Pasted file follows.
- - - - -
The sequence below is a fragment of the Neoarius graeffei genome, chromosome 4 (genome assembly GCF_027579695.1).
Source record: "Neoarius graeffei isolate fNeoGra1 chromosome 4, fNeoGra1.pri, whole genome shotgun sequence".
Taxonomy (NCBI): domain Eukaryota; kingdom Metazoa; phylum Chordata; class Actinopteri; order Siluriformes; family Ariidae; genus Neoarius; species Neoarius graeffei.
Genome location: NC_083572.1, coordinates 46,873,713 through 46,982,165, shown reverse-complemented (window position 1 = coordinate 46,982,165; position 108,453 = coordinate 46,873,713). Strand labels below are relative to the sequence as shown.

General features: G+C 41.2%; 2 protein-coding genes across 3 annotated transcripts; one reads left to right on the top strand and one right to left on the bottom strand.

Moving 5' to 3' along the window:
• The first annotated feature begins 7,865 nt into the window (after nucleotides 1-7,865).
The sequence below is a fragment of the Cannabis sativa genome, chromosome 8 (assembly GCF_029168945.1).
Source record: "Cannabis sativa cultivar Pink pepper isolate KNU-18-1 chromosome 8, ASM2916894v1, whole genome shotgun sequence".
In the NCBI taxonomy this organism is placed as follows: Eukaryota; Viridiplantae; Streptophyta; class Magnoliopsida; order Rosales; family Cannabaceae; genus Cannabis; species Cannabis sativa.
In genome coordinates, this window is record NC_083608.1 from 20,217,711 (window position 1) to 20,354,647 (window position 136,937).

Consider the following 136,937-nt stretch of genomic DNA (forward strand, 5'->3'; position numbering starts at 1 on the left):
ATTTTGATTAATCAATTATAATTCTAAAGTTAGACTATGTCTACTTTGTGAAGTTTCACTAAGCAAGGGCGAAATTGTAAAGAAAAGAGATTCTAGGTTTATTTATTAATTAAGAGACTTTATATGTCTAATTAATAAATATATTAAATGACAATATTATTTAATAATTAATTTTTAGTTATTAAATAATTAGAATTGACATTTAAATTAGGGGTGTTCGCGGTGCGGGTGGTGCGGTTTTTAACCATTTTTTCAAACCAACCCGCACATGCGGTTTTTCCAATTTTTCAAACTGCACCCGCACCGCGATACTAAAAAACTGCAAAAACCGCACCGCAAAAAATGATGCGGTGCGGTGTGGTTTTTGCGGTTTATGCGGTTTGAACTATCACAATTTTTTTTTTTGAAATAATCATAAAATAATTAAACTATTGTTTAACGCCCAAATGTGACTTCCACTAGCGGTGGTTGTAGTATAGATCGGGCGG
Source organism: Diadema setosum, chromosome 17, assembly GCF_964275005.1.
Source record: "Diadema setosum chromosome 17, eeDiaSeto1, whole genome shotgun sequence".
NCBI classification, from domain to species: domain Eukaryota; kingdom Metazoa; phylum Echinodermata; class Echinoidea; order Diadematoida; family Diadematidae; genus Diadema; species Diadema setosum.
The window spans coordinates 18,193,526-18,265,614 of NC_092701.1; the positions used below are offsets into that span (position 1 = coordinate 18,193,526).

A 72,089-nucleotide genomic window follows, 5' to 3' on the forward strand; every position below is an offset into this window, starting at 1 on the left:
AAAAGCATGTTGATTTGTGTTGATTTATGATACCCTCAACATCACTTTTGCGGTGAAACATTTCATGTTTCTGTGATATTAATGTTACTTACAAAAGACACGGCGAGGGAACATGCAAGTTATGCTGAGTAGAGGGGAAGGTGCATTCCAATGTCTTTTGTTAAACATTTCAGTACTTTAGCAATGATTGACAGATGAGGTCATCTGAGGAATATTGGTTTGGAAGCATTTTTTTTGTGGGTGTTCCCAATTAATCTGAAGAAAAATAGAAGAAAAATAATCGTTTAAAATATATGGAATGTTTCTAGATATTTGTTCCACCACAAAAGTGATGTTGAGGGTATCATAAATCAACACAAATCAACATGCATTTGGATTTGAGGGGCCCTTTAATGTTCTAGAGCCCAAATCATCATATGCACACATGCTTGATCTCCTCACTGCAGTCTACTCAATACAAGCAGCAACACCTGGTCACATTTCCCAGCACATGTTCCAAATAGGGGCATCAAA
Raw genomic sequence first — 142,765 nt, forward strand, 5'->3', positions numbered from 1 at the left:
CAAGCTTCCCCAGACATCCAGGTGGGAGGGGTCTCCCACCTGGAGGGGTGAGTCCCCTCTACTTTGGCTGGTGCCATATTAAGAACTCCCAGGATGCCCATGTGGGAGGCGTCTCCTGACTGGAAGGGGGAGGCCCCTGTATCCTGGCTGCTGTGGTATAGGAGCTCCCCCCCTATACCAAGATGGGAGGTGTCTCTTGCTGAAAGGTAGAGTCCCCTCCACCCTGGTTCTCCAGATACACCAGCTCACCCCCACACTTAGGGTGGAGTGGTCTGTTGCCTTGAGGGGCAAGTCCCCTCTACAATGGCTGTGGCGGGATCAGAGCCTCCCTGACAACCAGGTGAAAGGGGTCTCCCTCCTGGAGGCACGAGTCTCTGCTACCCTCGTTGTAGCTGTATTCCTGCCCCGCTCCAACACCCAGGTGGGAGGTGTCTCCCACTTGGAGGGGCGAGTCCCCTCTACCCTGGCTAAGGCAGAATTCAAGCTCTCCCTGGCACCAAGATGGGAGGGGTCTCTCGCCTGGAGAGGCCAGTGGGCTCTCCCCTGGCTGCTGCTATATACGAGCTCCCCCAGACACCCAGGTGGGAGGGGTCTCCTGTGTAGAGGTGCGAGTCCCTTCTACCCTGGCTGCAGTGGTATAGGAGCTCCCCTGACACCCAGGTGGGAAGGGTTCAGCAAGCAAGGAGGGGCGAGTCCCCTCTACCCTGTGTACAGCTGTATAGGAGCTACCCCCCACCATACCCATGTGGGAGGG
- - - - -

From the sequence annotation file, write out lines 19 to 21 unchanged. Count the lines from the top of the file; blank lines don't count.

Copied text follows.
AAAAGCATGTTGATTTGTGTTGATTTATGATACCCTCAACATCACTTTTGCGGTGAAACATTTCATGTTTCTGTGATATTAATGTTACTTACAAAAGACACGGCGAGGGAACATGCAAGTTATGCTGAGTAGAGGGGAAGGTGCATTCCAATGTCTTTTGTTAAACATTTCAGTACTTTAGCAATGATTGACAGATGAGGTCATCTGAGGAATATTGGTTTGGAAGCATTTTTTTTGTGGGTGTTCCCAATTAATCTGAAGAAAAATAGAAGAAAAATAATCGTTTAAAATATATGGAATGTTTCTAGATATTTGTTCCACCACAAAAGTGATGTTGAGGGTATCATAAATCAACACAAATCAACATGCATTTGGATTTGAGGGGCCCTTTAATGTTCTAGAGCCCAAATCATCATATGCACACATGCTTGATCTCCTCACTGCAGTCTACTCAATACAAGCAGCAACACCTGGTCACATTTCCCAGCACATGTTCCAAATAGGGGCATCAAA
Raw genomic sequence first — 142,765 nt, forward strand, 5'->3', positions numbered from 1 at the left:
CAAGCTTCCCCAGACATCCAGGTGGGAGGGGTCTCCCACCTGGAGGGGTGAGTCCCCTCTACTTTGGCTGGTGCCATATTAAGAACTCCCAGGATGCCCATGTGGGAGGCGTCTCCTGACTGGAAGGGGGAGGCCCCTGTATCCTGGCTGCTGTGGTATAGGAGCTCCCCCCCTATACCAAGATGGGAGGTGTCTCTTGCTGAAAGGTAGAGTCCCCTCCACCCTGGTTCTCCAGATACACCAGCTCACCCCCACACTTAGGGTGGAGTGGTCTGTTGCCTTGAGGGGCAAGTCCCCTCTACAATGGCTGTGGCGGGATCAGAGCCTCCCTGACAACCAGGTGAAAGGGGTCTCCCTCCTGGAGGCACGAGTCTCTGCTACCCTCGTTGTAGCTGTATTCCTGCCCCGCTCCAACACCCAGGTGGGAGGTGTCTCCCACTTGGAGGGGCGAGTCCCCTCTACCCTGGCTAAGGCAGAATTCAAGCTCTCCCTGGCACCAAGATGGGAGGGGTCTCTCGCCTGGAGAGGCCAGTGGGCTCTCCCCTGGCTGCTGCTATATACGAGCTCCCCCAGACACCCAGGTGGGAGGGGTCTCCTGTGTAGAGGTGCGAGTCCCTTCTACCCTGGCTGCAGTGGTATAGGAGCTCCCCTGACACCCAGGTGGGAAGGGTTCAGCAAGCAAGGAGGGGCGAGTCCCCTCTACCCTGTGTACAGCTGTATAGGAGCTACCCCCCACCATACCCATGTGGGAGGG